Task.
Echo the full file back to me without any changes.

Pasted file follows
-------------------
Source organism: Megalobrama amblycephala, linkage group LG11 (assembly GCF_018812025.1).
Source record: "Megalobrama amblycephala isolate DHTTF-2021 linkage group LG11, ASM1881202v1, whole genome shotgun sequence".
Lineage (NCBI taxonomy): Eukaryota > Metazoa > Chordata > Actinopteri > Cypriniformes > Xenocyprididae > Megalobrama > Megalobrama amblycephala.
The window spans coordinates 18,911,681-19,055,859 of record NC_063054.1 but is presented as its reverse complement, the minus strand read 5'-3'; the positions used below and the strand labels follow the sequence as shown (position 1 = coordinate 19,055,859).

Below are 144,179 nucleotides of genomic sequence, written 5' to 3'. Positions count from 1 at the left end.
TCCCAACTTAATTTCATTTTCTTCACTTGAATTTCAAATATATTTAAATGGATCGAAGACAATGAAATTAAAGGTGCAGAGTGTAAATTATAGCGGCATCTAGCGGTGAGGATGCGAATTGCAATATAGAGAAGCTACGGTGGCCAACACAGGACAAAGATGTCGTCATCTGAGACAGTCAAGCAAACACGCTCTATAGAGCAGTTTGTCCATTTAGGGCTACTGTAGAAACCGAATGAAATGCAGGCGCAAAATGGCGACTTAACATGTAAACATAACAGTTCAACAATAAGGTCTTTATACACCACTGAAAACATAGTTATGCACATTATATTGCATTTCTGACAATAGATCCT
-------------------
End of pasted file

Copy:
Source organism: Megalobrama amblycephala, linkage group LG11 (assembly GCF_018812025.1).
Source record: "Megalobrama amblycephala isolate DHTTF-2021 linkage group LG11, ASM1881202v1, whole genome shotgun sequence".
Lineage (NCBI taxonomy): Eukaryota > Metazoa > Chordata > Actinopteri > Cypriniformes > Xenocyprididae > Megalobrama > Megalobrama amblycephala.
The window spans coordinates 18,911,681-19,055,859 of record NC_063054.1 but is presented as its reverse complement, the minus strand read 5'-3'; the positions used below and the strand labels follow the sequence as shown (position 1 = coordinate 19,055,859).

Below are 144,179 nucleotides of genomic sequence, written 5' to 3'. Positions count from 1 at the left end.
TCCCAACTTAATTTCATTTTCTTCACTTGAATTTCAAATATATTTAAATGGATCGAAGACAATGAAATTAAAGGTGCAGAGTGTAAATTATAGCGGCATCTAGCGGTGAGGATGCGAATTGCAATATAGAGAAGCTACGGTGGCCAACACAGGACAAAGATGTCGTCATCTGAGACAGTCAAGCAAACACGCTCTATAGAGCAGTTTGTCCATTTAGGGCTACTGTAGAAACCGAATGAAATGCAGGCGCAAAATGGCGACTTAACATGTAAACATAACAGTTCAACAATAAGGTCTTTATACACCACTGAAAACATAGTTATGCACATTATATTGCATTTCTGACAATAGATCCT